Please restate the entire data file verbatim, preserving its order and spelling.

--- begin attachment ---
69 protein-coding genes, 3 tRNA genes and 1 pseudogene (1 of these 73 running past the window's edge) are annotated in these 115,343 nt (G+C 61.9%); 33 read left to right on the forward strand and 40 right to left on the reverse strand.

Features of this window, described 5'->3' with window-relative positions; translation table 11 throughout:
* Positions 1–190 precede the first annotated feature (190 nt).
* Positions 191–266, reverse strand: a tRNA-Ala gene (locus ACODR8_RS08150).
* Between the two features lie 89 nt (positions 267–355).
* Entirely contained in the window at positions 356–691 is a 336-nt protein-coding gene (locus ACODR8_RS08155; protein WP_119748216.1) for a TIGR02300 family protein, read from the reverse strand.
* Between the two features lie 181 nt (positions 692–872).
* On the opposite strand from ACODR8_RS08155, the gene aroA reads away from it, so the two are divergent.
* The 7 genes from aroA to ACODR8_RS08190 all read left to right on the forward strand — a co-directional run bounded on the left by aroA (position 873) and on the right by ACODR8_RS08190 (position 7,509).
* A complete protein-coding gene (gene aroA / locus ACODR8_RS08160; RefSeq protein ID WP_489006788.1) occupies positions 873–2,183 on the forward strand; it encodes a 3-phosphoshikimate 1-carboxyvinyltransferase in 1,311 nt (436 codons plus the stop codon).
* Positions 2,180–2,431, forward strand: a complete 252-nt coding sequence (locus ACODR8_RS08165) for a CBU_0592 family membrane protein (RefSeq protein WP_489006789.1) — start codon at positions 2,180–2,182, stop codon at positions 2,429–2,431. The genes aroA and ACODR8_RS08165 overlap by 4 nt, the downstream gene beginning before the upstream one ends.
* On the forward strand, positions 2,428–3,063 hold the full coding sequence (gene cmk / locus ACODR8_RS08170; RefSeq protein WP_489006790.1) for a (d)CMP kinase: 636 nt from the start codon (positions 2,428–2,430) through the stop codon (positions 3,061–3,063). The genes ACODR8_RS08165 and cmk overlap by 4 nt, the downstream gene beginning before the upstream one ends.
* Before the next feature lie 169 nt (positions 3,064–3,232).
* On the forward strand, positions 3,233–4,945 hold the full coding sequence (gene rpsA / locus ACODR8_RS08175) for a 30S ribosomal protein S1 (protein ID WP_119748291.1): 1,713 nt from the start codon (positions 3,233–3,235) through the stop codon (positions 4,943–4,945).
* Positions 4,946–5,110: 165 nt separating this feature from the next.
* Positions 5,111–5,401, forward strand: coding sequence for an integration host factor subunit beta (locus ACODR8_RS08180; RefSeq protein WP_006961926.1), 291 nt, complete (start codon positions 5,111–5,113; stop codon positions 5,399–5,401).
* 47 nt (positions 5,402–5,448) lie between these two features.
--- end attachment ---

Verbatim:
69 protein-coding genes, 3 tRNA genes and 1 pseudogene (1 of these 73 running past the window's edge) are annotated in these 115,343 nt (G+C 61.9%); 33 read left to right on the forward strand and 40 right to left on the reverse strand.

Features of this window, described 5'->3' with window-relative positions; translation table 11 throughout:
* Positions 1–190 precede the first annotated feature (190 nt).
* Positions 191–266, reverse strand: a tRNA-Ala gene (locus ACODR8_RS08150).
* Between the two features lie 89 nt (positions 267–355).
* Entirely contained in the window at positions 356–691 is a 336-nt protein-coding gene (locus ACODR8_RS08155; protein WP_119748216.1) for a TIGR02300 family protein, read from the reverse strand.
* Between the two features lie 181 nt (positions 692–872).
* On the opposite strand from ACODR8_RS08155, the gene aroA reads away from it, so the two are divergent.
* The 7 genes from aroA to ACODR8_RS08190 all read left to right on the forward strand — a co-directional run bounded on the left by aroA (position 873) and on the right by ACODR8_RS08190 (position 7,509).
* A complete protein-coding gene (gene aroA / locus ACODR8_RS08160; RefSeq protein ID WP_489006788.1) occupies positions 873–2,183 on the forward strand; it encodes a 3-phosphoshikimate 1-carboxyvinyltransferase in 1,311 nt (436 codons plus the stop codon).
* Positions 2,180–2,431, forward strand: a complete 252-nt coding sequence (locus ACODR8_RS08165) for a CBU_0592 family membrane protein (RefSeq protein WP_489006789.1) — start codon at positions 2,180–2,182, stop codon at positions 2,429–2,431. The genes aroA and ACODR8_RS08165 overlap by 4 nt, the downstream gene beginning before the upstream one ends.
* On the forward strand, positions 2,428–3,063 hold the full coding sequence (gene cmk / locus ACODR8_RS08170; RefSeq protein WP_489006790.1) for a (d)CMP kinase: 636 nt from the start codon (positions 2,428–2,430) through the stop codon (positions 3,061–3,063). The genes ACODR8_RS08165 and cmk overlap by 4 nt, the downstream gene beginning before the upstream one ends.
* Before the next feature lie 169 nt (positions 3,064–3,232).
* On the forward strand, positions 3,233–4,945 hold the full coding sequence (gene rpsA / locus ACODR8_RS08175) for a 30S ribosomal protein S1 (protein ID WP_119748291.1): 1,713 nt from the start codon (positions 3,233–3,235) through the stop codon (positions 4,943–4,945).
* Positions 4,946–5,110: 165 nt separating this feature from the next.
* Positions 5,111–5,401, forward strand: coding sequence for an integration host factor subunit beta (locus ACODR8_RS08180; RefSeq protein WP_006961926.1), 291 nt, complete (start codon positions 5,111–5,113; stop codon positions 5,399–5,401).
* 47 nt (positions 5,402–5,448) lie between these two features.